Finally, there are the issues of the appropriate price for higher education and the appropriate distribution of costs.  Paying for college requires a perspective on time (what proportion of funding for higher education should come from savings, current income or leveraging future income through loans) and and also on who should bear the cost.  If the individual is the main beneficiary then they might bear a larger share of the total cost than if the major beneficiary of an educated population is society.  Traditionally, public institutions have been financed by direct contributions from government offered regardless of financial need.  While there can be an argument for continuation of at least a part of that largesse - the low rates of decades ago seem increasingly untenable.   At the same time, when prices were low savings and current income were assumed to be enough to cover education costs.  As prices have risen more and more students are borrowing against expected future earnings.   That makes the purchase of higher education a lot more like buying a house or retirement (a long term capital expenditure) and that may involve some differing assumptions about the current pricing structure.

The Lame Duck Congress

Traditionally a lame duck session (defined by the US Senate as  a session where the Senate "reconvenes in an even-numbered year following the November general elections to consider various items of business") does dribs and drabs that were left over from the preceding two years.   This one is special for two reasons.  First, the configuration of the new congress will be considerably different.  Second, the former majority in the House and the remaining much smaller majority in the Senate was to get their imprint on a number of issues before they are forced out.   Here are a five thoughts on this one.

#1 -  The defeat of the Omnibus Spending Bill was wonderful!  There was so much pork in this measure that it was embarrassing.  Democrats loaded the thing up with earmarks (although some republicans did too) to the point that the dems put in about twice the value of earmarks as the GOP.  Some argue that earmarks are a) only a small part of the budget and b) necessary.   They need to be stopped.  The ability of members to aid their own districts and their buddies just adds to the imperial congress.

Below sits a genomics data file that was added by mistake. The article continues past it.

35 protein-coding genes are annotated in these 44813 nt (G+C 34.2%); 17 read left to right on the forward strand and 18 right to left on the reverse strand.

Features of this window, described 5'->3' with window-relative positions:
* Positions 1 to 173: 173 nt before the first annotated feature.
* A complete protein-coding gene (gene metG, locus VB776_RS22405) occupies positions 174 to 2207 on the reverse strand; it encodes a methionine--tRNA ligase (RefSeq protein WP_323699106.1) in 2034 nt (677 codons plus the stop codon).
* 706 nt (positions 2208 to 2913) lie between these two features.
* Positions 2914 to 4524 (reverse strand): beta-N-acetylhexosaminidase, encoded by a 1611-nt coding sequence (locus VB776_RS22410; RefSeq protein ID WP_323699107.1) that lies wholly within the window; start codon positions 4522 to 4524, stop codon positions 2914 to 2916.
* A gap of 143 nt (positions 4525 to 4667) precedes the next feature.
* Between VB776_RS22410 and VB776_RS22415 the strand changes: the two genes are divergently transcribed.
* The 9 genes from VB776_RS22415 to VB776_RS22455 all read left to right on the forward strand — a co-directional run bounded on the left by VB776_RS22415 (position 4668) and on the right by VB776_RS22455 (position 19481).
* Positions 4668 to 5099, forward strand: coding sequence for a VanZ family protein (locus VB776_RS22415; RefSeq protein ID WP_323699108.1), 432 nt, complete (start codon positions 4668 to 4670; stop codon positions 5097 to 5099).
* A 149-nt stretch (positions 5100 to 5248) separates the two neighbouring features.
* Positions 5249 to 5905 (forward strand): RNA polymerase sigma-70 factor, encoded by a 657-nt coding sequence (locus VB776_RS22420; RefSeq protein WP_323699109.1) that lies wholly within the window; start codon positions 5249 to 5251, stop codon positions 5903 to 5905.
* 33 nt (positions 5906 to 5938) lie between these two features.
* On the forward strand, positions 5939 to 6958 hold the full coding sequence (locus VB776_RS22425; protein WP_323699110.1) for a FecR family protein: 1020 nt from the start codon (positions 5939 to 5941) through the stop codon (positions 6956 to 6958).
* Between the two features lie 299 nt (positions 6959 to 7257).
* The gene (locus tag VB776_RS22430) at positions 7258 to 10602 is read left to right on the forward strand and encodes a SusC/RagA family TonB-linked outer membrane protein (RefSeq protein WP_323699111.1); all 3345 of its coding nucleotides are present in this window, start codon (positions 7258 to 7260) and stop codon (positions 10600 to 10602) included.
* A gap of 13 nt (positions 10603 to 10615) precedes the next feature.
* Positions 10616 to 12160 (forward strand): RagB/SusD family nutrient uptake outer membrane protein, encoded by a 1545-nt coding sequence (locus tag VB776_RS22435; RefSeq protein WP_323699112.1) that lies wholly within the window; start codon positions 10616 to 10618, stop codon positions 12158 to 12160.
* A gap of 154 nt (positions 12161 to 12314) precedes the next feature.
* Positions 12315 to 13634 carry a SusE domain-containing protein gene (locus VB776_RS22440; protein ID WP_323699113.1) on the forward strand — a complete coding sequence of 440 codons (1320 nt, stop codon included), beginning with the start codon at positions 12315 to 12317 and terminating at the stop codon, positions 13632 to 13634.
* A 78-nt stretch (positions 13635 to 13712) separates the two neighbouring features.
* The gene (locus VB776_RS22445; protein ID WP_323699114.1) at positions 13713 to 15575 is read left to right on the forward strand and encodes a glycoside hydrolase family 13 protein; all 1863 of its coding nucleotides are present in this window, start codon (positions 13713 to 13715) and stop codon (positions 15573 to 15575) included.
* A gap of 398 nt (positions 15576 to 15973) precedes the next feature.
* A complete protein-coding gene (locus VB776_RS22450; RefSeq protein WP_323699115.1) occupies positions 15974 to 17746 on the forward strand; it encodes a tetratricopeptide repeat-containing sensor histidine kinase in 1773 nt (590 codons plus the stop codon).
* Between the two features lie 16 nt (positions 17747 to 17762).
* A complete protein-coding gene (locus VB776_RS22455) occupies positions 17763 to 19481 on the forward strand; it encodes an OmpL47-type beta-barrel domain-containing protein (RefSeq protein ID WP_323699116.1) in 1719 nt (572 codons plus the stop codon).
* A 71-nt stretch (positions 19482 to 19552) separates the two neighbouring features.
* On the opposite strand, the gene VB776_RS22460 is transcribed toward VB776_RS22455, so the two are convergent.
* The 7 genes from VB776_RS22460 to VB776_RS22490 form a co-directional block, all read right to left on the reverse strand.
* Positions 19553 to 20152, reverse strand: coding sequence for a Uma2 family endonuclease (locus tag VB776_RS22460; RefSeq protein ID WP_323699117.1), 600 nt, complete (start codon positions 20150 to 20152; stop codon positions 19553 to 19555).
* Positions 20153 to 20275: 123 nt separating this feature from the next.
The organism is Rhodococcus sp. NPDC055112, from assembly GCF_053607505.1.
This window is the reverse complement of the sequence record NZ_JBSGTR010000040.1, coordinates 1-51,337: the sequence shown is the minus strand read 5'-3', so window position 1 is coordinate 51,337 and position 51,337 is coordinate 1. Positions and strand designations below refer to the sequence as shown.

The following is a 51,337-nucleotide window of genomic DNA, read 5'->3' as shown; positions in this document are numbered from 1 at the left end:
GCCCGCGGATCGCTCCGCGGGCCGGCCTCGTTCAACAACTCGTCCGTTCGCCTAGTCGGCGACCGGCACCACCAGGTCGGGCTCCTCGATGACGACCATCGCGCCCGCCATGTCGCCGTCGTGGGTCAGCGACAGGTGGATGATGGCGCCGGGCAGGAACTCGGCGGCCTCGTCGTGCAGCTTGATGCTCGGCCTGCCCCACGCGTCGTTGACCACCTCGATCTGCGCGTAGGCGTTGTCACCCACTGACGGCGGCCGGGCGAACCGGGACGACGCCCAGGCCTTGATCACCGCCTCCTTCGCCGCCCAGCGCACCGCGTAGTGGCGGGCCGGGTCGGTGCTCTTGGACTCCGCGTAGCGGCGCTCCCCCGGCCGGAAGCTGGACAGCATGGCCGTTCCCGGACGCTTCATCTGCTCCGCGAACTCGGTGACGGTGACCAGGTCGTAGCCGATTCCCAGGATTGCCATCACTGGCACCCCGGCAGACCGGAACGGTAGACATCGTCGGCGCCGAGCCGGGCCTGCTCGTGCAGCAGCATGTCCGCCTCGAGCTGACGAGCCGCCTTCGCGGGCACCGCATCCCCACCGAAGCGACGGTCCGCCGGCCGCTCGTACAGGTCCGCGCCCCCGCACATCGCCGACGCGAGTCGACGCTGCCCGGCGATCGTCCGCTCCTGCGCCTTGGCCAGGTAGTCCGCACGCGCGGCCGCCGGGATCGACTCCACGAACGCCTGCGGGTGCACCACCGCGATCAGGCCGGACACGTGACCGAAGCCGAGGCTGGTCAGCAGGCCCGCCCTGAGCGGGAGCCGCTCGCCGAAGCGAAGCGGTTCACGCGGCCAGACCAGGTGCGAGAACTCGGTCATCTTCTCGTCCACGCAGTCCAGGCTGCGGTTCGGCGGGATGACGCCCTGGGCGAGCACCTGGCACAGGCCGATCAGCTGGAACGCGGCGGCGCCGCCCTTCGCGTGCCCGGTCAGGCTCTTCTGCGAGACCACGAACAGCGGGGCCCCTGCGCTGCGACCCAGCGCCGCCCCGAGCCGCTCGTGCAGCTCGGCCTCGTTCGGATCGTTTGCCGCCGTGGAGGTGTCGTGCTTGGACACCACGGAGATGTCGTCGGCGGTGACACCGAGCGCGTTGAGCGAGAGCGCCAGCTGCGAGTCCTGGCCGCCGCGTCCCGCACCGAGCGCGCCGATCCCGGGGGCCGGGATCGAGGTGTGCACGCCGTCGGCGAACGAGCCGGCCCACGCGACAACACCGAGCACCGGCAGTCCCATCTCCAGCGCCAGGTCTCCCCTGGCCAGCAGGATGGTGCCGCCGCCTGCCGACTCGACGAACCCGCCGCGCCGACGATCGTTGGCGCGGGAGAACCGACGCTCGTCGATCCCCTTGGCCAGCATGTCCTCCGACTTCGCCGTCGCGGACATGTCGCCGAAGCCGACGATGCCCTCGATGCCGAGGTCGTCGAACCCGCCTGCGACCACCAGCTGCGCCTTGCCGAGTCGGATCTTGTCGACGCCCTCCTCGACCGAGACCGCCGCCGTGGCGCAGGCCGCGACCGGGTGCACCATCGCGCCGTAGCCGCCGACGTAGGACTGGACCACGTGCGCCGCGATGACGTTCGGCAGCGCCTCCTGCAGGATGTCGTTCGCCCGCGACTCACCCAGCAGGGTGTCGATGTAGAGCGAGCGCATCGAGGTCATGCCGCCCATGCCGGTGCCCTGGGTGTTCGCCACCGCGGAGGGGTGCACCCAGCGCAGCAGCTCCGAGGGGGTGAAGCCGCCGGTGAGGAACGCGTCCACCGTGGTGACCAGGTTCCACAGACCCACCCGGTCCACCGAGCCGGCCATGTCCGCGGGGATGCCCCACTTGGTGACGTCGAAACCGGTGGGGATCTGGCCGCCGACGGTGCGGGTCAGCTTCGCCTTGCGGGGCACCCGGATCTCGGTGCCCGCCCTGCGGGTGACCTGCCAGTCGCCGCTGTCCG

#2 - The tax bill, while expensive, was generally good.  As I argued in an earlier post, there are some things in the tax bill that I disagree with and it costs a lot of money but I think it was the right thing to do as an interim measure.  Let's hope both the GOP and the dems work hard to come up with revision of the code which broadens the base but lowers rates (similar to TRA in 1986).

#3 - Don't Ask Don't Tell can wait - The policy was an ill-conceived idea when it was first introduced and passed into law.  I do not have a military background but it seems to me that a person's sexuality should not be an issue in whether they become a soldier.  Overt activity with other soldiers should be limited simply for good management reasons.

#4 - So can the Dream Act and Start - The Dream Act vote was a political ploy.  In my mind illegal aliens who serve in the military or are brought here by their parents and attend high school should have a shot at college.   But that is an issue that needs to be explored.  The Start Treaty could certainly wait until the new congress.     I am not convinced by the opponents who say this is unilateral disarmament but I think the thing should be vetted a bit more.

#5 - The Ernest and Julio Rule - Gallo Wines used to have a slogan - we will sell no wine before its time.   One of my legislative rules is the Gallo rule - legislators will do nothing until they have to.  The record of this congress partially denies that rule.  A good part of the congress, which some have called very productive, was simply the exercise of raw political power.  Part of the reason the American people rose up in such numbers was they perceived that congress had over-reached.   But the rest of the congress was mired in partisan wrangling of huge proportions.  That should not argue that they should rush through a bunch of stuff at the end of the session.

Monday, December 13, 2010

Wolves in Sheep's Clothing

For more than a decade I have been a "decline to state" in terms of party registration.  Today, in New York, a new movement will be announced called No Labels which even includes its' own theme song sung by the R&B singer Akron.   Two Californians will be on the platform, our soon to be former Lieutenant Governor Abel Maldanado and the current Mayor of Los Angeles Antonio Villagarosa.